This website distinguishes between “flyways” and “biogeographic realms”. The demarcation of biogeographic realms (which are divisions of the land masses of the world according to their distinctive floras and faunas) follows WWF (Figure 1) with the additional distinction between the east and west Palearctic realms. The term flyway is used in various contexts. Boere & Stroud defined the broad concept of flyways as: “…the biological systems of migration paths that directly link sites and ecosystems in different countries and continents”. More specifically, they define a flyway as “the entire range of a migratory bird species (or groups of related species or distinct populations of a single species) through which it moves on an annual basis from the breeding grounds to non-breeding areas, including intermediate resting and feeding places as well as the area within which the birds migrate.” This website follows the definition of the nine major waterbird flyways (Figure 2), based on the definition of flyways for shorebirds (some of the longest distance migrants) developed by the International Wader Study Group with the addition of the Central Pacific Flyway that is important for a limited number of migratory populations of waterbirds. A population is assigned to a flyway if the majority of the population performs regular latitudinal migrations stretching through two or more biogeographic realms, a classification which works well for a majority of waterbirds that migrate in the Americas, Asia-Pacific and Africa-Eurasia regions.

Biogeographic Regions Fig 1. Biogeographic Realms of the world.


Major waterbird flyways Fig 2. The nine major waterbird flyways of the world.


However, against this simplified generalisation, some flyways are oriented more east-west. For example, in Eurasia, many species which breed in the eastern Palearctic move west to spend the northern hemisphere winter in the Western Palearctic. Similar examples occur where populations migrate between the Nearctic and the Eastern Palearctic or between the Nearctic and the Western Palearctic. Consequently, populations have been assigned to the zone (realm or flyway) where they spend the longer part of their annual cycle. In this respect, the widely used lists of populations in each flyway may differ slightly from those presented here. The approach used for WPE should not be considered as the definitive portrayal of the boundaries of flyways for all purposes. Nonetheless, it has proved to be useful in structuring elements for our analyses.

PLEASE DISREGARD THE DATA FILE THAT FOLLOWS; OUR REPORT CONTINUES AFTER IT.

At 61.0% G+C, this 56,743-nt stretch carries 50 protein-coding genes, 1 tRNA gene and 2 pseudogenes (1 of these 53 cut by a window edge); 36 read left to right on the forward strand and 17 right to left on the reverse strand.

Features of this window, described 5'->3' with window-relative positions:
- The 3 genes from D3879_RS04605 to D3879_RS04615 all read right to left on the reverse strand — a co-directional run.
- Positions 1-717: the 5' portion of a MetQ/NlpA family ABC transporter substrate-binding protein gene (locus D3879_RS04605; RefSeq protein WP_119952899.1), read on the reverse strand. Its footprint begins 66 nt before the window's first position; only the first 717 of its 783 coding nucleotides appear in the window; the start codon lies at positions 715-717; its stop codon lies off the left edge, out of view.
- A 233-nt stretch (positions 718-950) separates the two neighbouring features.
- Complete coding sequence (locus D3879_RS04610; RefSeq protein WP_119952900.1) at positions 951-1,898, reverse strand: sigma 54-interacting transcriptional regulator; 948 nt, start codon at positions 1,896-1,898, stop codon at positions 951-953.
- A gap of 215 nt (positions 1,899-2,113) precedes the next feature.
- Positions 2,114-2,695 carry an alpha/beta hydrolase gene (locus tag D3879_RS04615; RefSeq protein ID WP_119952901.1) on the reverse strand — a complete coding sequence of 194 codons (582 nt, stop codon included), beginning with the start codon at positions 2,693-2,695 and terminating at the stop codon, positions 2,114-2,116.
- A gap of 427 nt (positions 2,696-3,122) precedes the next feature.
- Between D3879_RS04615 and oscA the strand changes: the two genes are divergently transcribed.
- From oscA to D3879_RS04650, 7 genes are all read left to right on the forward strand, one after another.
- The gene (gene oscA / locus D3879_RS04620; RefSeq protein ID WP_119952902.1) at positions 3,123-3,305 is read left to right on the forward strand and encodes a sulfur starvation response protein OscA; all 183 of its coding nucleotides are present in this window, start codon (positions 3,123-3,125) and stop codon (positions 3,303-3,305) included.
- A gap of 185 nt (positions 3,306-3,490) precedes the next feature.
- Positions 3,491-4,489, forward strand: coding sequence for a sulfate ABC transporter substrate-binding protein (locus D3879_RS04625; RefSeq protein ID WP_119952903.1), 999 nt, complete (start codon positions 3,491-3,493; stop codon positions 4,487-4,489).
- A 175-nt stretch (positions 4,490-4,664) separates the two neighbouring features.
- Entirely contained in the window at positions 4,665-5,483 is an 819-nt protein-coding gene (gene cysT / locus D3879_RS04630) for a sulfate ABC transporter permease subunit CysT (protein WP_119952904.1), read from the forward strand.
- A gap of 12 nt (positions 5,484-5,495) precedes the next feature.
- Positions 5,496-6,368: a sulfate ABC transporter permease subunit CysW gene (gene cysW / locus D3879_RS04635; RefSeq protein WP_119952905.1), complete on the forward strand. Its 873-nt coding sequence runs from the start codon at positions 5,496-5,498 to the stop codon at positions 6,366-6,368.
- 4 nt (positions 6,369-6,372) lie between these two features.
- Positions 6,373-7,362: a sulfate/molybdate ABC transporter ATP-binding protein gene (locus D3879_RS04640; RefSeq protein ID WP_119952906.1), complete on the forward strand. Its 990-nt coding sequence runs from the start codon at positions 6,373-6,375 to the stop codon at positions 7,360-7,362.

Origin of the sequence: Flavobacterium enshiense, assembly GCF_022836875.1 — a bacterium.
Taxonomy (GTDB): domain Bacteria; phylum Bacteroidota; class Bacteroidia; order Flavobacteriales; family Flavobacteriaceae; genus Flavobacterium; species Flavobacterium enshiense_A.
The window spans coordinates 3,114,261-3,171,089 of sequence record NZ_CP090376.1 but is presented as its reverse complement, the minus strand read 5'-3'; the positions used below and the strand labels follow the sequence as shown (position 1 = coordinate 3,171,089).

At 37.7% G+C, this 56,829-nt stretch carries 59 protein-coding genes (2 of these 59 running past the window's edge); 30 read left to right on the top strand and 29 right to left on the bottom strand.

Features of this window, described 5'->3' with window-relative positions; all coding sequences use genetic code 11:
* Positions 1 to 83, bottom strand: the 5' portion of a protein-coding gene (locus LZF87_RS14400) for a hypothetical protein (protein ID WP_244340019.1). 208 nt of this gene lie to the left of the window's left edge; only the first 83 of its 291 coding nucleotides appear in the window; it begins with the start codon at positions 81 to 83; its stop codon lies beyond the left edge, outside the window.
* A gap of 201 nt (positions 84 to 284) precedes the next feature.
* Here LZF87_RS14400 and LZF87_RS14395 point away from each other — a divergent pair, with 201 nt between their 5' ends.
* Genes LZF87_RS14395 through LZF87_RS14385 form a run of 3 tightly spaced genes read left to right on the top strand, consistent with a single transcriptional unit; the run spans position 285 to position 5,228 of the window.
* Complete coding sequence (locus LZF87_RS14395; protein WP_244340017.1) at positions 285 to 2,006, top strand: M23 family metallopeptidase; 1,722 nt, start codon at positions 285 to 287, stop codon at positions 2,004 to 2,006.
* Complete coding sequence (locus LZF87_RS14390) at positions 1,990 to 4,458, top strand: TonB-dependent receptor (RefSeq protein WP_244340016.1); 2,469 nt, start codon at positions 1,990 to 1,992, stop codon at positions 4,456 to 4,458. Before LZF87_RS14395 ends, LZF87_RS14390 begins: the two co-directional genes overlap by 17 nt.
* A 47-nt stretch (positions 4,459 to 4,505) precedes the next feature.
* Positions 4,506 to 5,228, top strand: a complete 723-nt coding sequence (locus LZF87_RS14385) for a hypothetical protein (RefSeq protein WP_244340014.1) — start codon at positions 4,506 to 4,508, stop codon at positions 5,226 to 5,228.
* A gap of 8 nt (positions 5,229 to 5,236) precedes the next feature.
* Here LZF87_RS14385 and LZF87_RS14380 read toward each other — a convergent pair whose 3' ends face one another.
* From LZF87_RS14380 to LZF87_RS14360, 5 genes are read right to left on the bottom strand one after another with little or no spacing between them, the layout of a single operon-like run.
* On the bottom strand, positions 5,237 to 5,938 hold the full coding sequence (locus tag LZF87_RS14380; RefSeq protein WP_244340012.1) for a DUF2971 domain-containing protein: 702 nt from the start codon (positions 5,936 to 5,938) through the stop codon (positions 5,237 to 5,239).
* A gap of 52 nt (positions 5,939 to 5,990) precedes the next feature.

Finally, for some analyses in reports, we have implemented a high-level aggregation of populations where either actual or potential multilateral agreements for the conservation of migratory waterbirds are underway and where the finer detail is not needed. Biogeographic realms and flyways were also grouped into major flyway administrative regions, namely: Africa-Eurasia, the Americas and Asia-Pacific (Figure 3).
Major administrative flyways Fig 3. The three major flyway administrative regions.